2- Radical change in supply chain. The design cycle to design/develop knitwear is extremely long, potentially weeks/months as samples are sent between western designers and overseas manufacturers. Knyttan upends this process… designers can get back a prototype of their design in a matter of minutes to hours. But perhaps more importantly Knyttan disrupts the supply chain by making it far easier to create knitwear in smaller batches that can be manufactured on demand. Instead of being forced to make an order months ahead of time, either getting stuck with excess inventory (or having demand for product that can’t be filled), designers can order stock when they get low.

How you can check Knyttan out

If you’re in London, go check out their shop! You can buy some of their existing stock designs, or even design and print yourself an item in-store! (Literally, they have a loom in the store where they can create items immediately.) It’s in Somerset House, and you can find information here:

If you’re not in London, you can design and create a sweater/jumper or scarf today, and have Knyttan deliver it straight to you. They just launched their site yesterday, so check it out here:

The super-magic productivity button in the new Google Inbox

One of the most consistent email productivity tips is that you should ignore e-mail, turn it off, and only check it at specific times during the day. (Otherwise you just become a trained monkey, chained to your inbox.) But how do you do that?

For someone that does a lot of actual work via e-mail, turning it off completely or not looking at it isn’t an option. And while there are extensions that can “pause” new e-mails coming into your inbox (or at least you seeing them), I haven’t seen any that worked well or that I trusted.

But there is a simple, super-magic productivity button in the new Google Inbox that does exactly that, the “pinned” toggle. So when you switch this:

to this:

Suddenly the only e-mails you see are the ones that you have selected as action items. Any new e-mail to your inbox is hidden, because you haven’t “pinned” it yet. Each of your pinned e-mails can also have a short description of what the task is, in case the sender wasn’t as explicit as they should have been. Slide that toggle, and you have your e-mail todo list laid out before you. You can also add todo list items (reminders) directly that aren’t attached to any e-mail, but show up in the normal & pinned lists.

When I was at Google, I was a very early tester of a previous version of this new Inbox, absolutely loved it, and am so happy it finally got rolled out. At least for me, e-mail is a todo list, and the new Google Inbox has these simple tools to both treat e-mail as a todo list and become MUCH in dealing with that list. I just keep my e-mail in the “pinned” state for the vast majority of the day, making my way through the todos, and un-pinning/triaging only occasionally.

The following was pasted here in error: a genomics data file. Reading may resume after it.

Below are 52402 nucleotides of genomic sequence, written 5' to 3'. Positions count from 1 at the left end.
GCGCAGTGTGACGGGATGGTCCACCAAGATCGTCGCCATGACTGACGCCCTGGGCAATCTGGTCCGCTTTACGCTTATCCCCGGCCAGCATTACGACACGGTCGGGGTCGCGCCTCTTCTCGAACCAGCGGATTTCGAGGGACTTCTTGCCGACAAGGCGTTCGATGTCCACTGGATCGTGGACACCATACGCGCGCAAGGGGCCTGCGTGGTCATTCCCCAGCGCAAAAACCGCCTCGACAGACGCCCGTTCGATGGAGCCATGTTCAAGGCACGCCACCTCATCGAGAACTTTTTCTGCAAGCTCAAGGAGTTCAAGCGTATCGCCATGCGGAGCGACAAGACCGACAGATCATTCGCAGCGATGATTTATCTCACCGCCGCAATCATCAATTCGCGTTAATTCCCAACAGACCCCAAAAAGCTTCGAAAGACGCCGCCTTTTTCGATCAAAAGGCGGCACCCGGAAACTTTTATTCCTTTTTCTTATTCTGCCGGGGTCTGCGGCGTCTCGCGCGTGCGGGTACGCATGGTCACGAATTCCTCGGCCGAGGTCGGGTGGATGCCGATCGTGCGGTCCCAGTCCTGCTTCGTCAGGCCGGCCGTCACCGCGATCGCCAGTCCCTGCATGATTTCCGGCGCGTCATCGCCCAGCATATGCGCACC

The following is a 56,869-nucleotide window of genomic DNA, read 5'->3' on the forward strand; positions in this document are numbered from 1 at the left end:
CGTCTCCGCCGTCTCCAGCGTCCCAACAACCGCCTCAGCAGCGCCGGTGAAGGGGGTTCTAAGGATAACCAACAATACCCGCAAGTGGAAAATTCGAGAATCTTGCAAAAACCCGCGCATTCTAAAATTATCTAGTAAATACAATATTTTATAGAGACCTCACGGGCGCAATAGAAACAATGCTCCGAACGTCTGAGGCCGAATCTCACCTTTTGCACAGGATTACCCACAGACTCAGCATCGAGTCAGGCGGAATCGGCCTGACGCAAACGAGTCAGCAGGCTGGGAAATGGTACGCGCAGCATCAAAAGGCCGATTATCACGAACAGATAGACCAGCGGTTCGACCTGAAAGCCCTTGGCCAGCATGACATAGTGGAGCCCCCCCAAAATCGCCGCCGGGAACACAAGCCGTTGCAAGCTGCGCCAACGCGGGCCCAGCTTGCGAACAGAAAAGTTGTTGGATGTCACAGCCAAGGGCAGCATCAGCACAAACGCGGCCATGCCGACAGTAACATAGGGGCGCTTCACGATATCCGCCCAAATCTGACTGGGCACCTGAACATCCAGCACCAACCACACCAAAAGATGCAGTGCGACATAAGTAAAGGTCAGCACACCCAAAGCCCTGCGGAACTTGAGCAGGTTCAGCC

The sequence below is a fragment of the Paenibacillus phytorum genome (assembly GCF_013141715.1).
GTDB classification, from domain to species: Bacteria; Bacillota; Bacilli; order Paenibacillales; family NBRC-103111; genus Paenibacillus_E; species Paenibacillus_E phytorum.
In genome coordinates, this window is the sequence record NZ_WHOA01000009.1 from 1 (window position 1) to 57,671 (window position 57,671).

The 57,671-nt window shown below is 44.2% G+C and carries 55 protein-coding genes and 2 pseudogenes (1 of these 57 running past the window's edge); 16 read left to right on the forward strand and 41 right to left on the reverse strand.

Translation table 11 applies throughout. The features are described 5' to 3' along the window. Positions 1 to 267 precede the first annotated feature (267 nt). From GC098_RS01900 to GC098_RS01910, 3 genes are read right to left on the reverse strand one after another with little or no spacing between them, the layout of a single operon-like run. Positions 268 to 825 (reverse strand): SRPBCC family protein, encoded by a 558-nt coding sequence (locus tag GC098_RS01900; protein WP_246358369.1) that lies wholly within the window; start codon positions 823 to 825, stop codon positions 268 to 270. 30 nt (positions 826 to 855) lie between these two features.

All of that said, I can’t wait for Spatch to launch. Spatch is a Techstars London ’14 Spring company that’s re-thinking e-mail, and making structural changes to e-mail that can turn e-mail into a real productive tool. (All while keeping it backward-compatible for e-mail users that don’t use Spatch.) If you care about e-mail and productivity you owe it to yourself to also sign up for Spatch.

PS — If you’d like a Google Inbox invite, drop me your details in the comments below. [UPDATE]: It only works for addresses right now, so please share that e-mail address.

Highlights from the HedgePo conference

In late October, I had the opportunity to speak at (and attend) a CIO Summit in Gleneagles, Scotland, which was put on by HedgePo. (HedgePo itself is a startup that connects investors and family offices with a vast field of investment opportunities.) All of the talks were 20-minute “TED”-style talks, and many of them were quite interesting! In my talk, I spoke a bit on how Techstars evaluates the very early stage companies that apply to our programs. But I wanted to provide a little re-cap of some of the more thought-provoking talks I saw.

Phil Carson — former SVP of Atlantic Records

Simply put, Phil Carson is a legend in the music business. He personally signed AC/DC to Atlantic Records, toured the world with Led Zeppelin (coordinating promotion of their albums), and has managed artists like Robert Plant, Jimmy Page, Foreigner, and Ronnie Wood. He was close colleagues with the Atlantic Records founder (Ahmet Ertegun) and promoted the Ahmet Ertegun tribute concert at the O2 in London… you know, the one where Led Zeppelin played a full set for the first time since John Bonham died?

I had the chance to speak with Phil at a dinner before the main conference began, and he’s just a wealth of data and stories about the music industry. We talked about Led Zeppelin recording their first album at Olympic Studios in London, and how Taylor Swift will have been the only artist to sell over a million records in all of 2014. And if she didn’t, it would have been the first time in decades that no one would have sold a million records in a year.